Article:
10. Hiya, On the posting issue, I have used what follows below which appears to be current accepted standard: With effect from 16 April 1985 the Practice Direction issued on 30 July 1968 is hereby revoked and the following is substituted therefore. 1. Under S7 of the Interpretation Act 1978 service by post is deemed to have been effected, unless the contrary has been proved, at the time when the letter would be delivered in the ordinary course of post. 2. To avoid uncertainty as to the date of service it will be taken (subject to proof to the contrary) that delivery in the ordinary course of post was effected (a) in the case of first class mail, on the second working day after posting; (b) in the case of second class mail, on the fourth working day after posting. "Working days" are Monday to Friday, excluding any bank holiday. 3. Affidavits of service shall state whether the document was dispatched by first or second class mail. If this information is omitted it will be assumed that second class mail was used 4. This direction is subject to the special provisions of RSC Order 10, rule 1(3) relating to the service of originating process. 8 March 1985 J R BICKFORD SMITH Senior Master Queen's Bench Division You have a clear case of termination (hope you have this in writing) on the back of a dodgy DN. Excellent post below from the accquired reading of surfaceagent 20: "An ineffective default notice will prohibit the Claimant recovering all those things on which the service of an effective default notice is dependant. In short, the claim will be reduced to just the arrears, See Woodchester v Swayne. By when proceedings have commenced the Claimant will have terminated the agreement. The language of a default notice is framed on the basis there is a current agreement. That language is prescribed. If the Claimant terminated the agreement, to deliver an effective defalt notice will involve the fiction the agreement is current and never terminated. It would also involve the Claimant reinstating unilaterally. The debtor would be unlikely to agree to reinstatement if to do so would cure the Claimant's difficulties" and further in another post here by the same Cagger: In Golden Strait Corporation v Nippon Yusen Kubishka Kaisha [2007], Lord Bingham said: 'The repudiation of a contract by one party ("the repudiator"), if accepted by the other ("the injured party"), brings the contract to an end and releases both parties from their primary obligations under the contract. The injured party is thereupon entitled to recover damages against the repudiator to compensate him for such financial loss as the repudiator's breach has caused him to suffer. This is elementary law. The damages recoverable by the injured party are such sum as will put him in the same financial position as if the contract had been performed.' There is a whole load more relevant posting and research on the CAG site about this by far more experienced and learned souls than me. What I am trying to show with these examples is that you could try them with a letter accepting their repudiatory breach of contract, possibly offer to pay any "arrears" to be technically accurate (not sure where this would be with this type of loan) and tell them you consider the matter closed. This is a calculated risk (in that it may draw further legal action) but has worked well for me (with the advice of the good folk of CAG) in one case within the "mainstream" so probably worth a go given what you have on these people and in this market place! Whatever you decide, best of luck and keep posting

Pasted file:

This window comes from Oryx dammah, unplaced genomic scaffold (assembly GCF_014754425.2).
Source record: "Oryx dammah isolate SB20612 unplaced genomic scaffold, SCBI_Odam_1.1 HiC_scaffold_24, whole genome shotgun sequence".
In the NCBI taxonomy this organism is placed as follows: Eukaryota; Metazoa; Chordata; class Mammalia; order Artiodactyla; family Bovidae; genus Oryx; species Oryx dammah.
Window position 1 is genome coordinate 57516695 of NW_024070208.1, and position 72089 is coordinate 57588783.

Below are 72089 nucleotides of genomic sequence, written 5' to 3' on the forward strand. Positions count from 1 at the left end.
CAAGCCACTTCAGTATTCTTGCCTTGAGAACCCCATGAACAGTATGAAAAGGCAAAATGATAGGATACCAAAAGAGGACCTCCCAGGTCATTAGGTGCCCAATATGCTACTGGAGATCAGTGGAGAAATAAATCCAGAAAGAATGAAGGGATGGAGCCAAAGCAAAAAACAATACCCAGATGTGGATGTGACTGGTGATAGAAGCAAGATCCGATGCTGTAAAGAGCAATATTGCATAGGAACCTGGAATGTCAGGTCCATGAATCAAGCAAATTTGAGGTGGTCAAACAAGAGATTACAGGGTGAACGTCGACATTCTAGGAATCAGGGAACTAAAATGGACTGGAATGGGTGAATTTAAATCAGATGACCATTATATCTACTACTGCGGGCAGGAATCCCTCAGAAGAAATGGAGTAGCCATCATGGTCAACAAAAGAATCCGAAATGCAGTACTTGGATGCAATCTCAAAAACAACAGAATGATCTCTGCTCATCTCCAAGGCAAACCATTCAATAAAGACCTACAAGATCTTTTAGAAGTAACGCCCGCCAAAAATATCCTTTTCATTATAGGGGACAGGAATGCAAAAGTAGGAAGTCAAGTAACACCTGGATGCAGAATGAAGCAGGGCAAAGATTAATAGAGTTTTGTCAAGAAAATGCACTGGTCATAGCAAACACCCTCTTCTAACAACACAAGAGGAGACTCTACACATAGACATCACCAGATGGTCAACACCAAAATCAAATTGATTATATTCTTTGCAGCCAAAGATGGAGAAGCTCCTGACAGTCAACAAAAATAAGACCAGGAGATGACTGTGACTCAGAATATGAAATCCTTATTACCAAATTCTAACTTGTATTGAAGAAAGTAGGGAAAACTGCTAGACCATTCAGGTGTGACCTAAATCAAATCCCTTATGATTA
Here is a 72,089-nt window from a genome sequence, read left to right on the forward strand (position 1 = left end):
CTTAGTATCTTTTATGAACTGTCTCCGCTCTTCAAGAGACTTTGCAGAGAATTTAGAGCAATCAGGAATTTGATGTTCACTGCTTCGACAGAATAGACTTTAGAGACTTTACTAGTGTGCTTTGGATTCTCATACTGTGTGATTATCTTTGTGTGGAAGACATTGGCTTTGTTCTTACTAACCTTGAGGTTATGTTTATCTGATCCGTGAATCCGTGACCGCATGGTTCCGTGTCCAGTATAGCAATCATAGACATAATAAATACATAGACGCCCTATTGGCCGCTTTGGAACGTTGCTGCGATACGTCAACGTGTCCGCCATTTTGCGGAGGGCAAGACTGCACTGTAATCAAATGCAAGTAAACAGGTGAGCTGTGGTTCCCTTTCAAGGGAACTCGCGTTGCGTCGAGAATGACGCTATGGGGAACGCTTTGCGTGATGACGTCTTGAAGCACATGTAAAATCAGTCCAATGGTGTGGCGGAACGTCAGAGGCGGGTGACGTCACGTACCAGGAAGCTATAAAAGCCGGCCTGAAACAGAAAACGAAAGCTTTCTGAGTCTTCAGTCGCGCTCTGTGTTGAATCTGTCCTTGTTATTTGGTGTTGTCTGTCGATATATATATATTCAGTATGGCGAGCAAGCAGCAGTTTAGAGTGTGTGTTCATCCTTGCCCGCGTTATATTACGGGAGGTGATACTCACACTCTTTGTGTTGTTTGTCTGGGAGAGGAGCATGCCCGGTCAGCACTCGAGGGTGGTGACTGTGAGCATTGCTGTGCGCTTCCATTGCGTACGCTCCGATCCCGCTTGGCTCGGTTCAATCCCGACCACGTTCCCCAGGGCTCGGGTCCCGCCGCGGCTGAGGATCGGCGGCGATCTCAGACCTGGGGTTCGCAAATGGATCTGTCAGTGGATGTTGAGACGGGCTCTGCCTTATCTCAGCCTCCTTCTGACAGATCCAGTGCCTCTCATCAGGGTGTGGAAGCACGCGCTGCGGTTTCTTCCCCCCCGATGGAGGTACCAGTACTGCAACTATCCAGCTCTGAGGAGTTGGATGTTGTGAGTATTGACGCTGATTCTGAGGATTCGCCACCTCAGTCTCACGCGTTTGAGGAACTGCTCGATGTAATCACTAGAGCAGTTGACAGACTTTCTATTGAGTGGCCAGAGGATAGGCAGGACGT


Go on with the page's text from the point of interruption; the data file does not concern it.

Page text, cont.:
11. Hiya, As well as the telephone harrassment letter/email I would also add that the clowns are "frustrating your reasonable efforts to address your liabilities" and that as a result (if not already) you dispute the alledged balance (which will of course by now have gone further than the space shuttle! ) as well as any charges or interest. Probably worth a CCA request to the obviously incompetent - might bring you some useful replies (my particular favourite was "we do not have one... " ). Wonga - suprised they have been "friendly" (not to bad with me but my have there been some horror stories). Their "systems" often does not keep up (monthly emails about "failed payment arrangement" even when they have been paid! ). The website also seems to escalate automatically even when they have agreed a repayment arrangement. As for the setting up of a payment plan online, not been to their website for some time but I would be very suprised if this was anything more than a simplistic ruse to get your current bank details from you! ("agree to xxx per month" and then on said date take the lot!) . It MIGHT be that the the conversation component they made me have to agree amount and dates can be progressed on their site but (as I am sure you are) I would be very cautious and sceptical! It is slow progress - some go quiet for ages - but you are getting there so keep at them